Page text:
The United Nations’ Sustainable Development goals are really just a variation of the World Economic Forum’s Great Reset idea, both of which are variations of the Bilderberg Group’s ambitions from the 1950s, which are a variation of technocratic goals from the 1930s.
Patrick Wood’s conversation with me, on technocracy, is recommended.
The globalist web is big and very intertwined.
In short, it’s a utopian vision of the world as marketed by the United Nations.
Lots of words that sound nice but mean absolutely nothing.
Or if they do mean something, then it would be the following.
Otherwise known as the Fourth Industrial Revolution, a phrase coined by Klaus Schwab (whose family history was summarised by Johnny Vedmore).
The UN is a centralised public-private partnership with buy-in from most governments and many corporates and NGOs, giving it an edge on global policymaking and, by extension, a step closer to global governance. Iain’s breakdown of the global power structure and how the UN fits into it is excellent.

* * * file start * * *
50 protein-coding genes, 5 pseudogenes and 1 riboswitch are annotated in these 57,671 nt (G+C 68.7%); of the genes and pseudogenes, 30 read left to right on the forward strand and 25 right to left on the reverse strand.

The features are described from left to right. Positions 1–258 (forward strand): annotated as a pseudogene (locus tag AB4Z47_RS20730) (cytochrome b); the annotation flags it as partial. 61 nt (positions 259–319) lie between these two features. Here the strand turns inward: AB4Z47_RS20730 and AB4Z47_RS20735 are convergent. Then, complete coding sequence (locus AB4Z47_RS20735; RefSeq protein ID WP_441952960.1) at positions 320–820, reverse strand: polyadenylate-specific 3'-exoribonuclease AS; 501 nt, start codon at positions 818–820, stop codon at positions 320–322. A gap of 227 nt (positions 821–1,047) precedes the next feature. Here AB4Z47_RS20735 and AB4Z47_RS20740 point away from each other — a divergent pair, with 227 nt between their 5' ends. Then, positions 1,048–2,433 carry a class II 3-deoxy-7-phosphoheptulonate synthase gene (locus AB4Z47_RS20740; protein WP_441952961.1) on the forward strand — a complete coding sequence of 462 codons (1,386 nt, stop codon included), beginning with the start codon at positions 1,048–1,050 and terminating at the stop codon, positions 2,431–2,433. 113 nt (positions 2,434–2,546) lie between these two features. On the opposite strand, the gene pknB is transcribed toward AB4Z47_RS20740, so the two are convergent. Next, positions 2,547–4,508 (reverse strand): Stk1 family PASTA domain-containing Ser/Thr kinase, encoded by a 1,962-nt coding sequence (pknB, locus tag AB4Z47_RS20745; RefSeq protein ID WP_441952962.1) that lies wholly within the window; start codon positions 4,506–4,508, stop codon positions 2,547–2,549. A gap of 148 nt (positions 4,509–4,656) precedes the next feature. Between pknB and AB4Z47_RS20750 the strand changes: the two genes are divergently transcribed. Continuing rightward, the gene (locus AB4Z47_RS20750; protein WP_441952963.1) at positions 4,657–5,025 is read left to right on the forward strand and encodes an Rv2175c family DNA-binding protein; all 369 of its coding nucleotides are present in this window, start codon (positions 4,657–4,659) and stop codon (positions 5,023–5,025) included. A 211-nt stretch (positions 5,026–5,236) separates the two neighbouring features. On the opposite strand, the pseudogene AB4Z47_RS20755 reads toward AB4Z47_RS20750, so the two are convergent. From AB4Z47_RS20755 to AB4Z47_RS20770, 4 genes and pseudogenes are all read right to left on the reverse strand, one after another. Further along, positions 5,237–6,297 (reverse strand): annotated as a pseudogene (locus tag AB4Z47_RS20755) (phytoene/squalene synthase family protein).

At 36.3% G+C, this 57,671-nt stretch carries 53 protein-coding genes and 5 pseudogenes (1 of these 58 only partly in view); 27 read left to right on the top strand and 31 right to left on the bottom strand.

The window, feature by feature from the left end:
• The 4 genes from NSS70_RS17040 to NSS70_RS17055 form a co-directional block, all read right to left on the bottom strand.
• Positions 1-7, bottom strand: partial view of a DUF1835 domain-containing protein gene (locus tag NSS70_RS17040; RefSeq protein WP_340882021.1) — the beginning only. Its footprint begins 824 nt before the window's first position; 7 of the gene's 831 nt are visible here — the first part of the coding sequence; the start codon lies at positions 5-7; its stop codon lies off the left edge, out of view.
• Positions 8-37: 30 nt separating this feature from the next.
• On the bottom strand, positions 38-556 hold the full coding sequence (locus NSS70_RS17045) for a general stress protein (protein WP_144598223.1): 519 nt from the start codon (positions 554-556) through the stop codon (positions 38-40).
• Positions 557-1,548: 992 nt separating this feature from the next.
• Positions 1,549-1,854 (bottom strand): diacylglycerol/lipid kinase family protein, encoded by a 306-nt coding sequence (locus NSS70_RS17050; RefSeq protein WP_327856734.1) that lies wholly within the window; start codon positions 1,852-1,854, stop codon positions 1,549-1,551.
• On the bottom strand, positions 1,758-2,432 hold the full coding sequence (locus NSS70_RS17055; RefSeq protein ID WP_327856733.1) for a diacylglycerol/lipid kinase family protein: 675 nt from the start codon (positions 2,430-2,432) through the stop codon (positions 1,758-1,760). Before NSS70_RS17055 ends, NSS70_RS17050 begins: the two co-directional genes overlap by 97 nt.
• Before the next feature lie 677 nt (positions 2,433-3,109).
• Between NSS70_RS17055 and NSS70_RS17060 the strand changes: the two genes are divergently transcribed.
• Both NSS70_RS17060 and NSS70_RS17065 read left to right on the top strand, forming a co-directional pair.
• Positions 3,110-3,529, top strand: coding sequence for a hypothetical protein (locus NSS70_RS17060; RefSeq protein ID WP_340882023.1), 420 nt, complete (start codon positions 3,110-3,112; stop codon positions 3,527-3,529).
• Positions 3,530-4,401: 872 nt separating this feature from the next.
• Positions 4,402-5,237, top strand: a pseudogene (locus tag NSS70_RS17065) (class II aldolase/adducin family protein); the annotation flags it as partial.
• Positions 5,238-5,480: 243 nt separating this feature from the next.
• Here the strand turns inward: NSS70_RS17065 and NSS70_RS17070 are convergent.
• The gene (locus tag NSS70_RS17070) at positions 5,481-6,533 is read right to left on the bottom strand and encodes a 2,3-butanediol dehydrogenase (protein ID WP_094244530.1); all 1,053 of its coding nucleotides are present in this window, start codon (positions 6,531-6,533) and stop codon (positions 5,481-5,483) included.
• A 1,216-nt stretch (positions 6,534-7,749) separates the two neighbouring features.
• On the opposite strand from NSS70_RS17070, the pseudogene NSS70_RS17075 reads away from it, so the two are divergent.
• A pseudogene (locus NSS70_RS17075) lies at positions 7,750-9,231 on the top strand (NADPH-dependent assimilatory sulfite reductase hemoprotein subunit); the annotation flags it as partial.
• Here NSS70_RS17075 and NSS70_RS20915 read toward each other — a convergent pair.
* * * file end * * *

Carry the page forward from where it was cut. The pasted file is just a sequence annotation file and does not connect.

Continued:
Sustainable Development is anything but sustainability and development.
It’s a worldwide framework within which to gradually introduce neo-Marxist ideologies, technocratic goals and centralised global governance structures.
A multipolar world means a global order in which power is distributed among multiple countries (such as BRICS), as opposed to a unipolar world dominated by one or two dominant powers (such as the United States).
In a multipolar world, various countries hold significant economic, political, and military capabilities, and they exert influence on global affairs.
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